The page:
It's the scale part I'm wondering about, re: one size machine fits all doesn't seem to make sense. One machine for items under a certain dimension (e.g. "hand held") then another for items where the machine has to essentially have super-powers to pick up and rotate objects to complete the imaging process (e.g. a couch, a dresser, a motorcycle, etc). I think trying too hard to accommodate outliers ends up tainting the balance of operations a little? Just thinking out loud, really cool puzzle.
IMO it should be done with a mixture image segmentation and procedural generation.
Stereo structured light is great, but doesn't work on specularly reflective objects. You've seen those amazing depth maps from the guys at Middlebury? Wonder how they get perfect ground truth on motorbike cowls that are essentially mirrors? Well they have to spray paint them grey so that you can see the light. The next problem is that you're limited by the resolution of the projector (so I guess if you own a cinema, yay!) and the cameras. Then you have to do all the inter-image code matching which sounds trivial in the papers, but in practice a lot harder (and since you don't get codes at all pixels you need to interpolate, etc, etc).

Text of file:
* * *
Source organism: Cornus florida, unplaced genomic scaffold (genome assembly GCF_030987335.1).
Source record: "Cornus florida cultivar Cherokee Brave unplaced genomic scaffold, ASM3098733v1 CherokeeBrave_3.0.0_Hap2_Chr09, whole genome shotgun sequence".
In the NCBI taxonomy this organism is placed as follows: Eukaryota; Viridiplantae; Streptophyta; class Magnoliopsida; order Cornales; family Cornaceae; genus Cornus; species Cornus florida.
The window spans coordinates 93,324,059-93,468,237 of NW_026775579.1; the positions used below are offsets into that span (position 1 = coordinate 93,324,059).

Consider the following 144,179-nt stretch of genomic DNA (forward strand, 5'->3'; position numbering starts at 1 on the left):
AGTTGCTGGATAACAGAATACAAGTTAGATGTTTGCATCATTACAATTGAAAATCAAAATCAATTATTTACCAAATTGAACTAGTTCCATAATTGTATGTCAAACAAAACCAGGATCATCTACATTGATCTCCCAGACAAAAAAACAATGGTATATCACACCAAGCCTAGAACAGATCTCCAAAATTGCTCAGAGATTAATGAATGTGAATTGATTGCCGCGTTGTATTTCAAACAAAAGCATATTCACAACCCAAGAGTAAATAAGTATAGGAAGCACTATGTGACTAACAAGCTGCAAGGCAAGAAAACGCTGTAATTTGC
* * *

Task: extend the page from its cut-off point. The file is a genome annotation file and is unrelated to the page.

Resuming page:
There are handheld scanners like the Creaform which work pretty well on small things, but I don't know what the accuracy is like.
The ultimate system would probably be a high-resolution, high-accuracy, scanned LIDAR system. Then you lose the problems with scanning ranges/depth of field, but you accept massively higher cost and possibly a much longer scan time for accurate systems.
That's been turned into an industry with very high throughput.
And inside the object as well?
I'm not sure what you're asking here. Are you asking if it should be better than what can be done with photogrammetry?
Doing just the outside is a big enough market/problem.
Not sure what kind of datasets you're looking for. You'll see actual products to test with.
I've been studying and working with GANs for about a year now. They are still very exciting, and I'd love to try to expand my codebase to new types of data.
Additionally, there are some recent techniques that haven't been tried with voxel-based renderings.
Perhaps there is another algorithm that can help go from voxel -> polygons as well.
I think with the right tech, time, and execution this could be a matter of:
1. Take a picture
2. Generate until you get the 3d model you want
Well, not exact cause I don't like their voxel building generation method.
I think a GAN + Procedural Generator is the winner.
edit: Let me know if you want to work on this cause it's an active area of research for us. See my HN profile for contact.
Curious to know more about your train of thought. I am working as a researcher in the domain and thinking of experimenting with GANs for 3D model estimation using similar inputs as the one in the paper I referred to.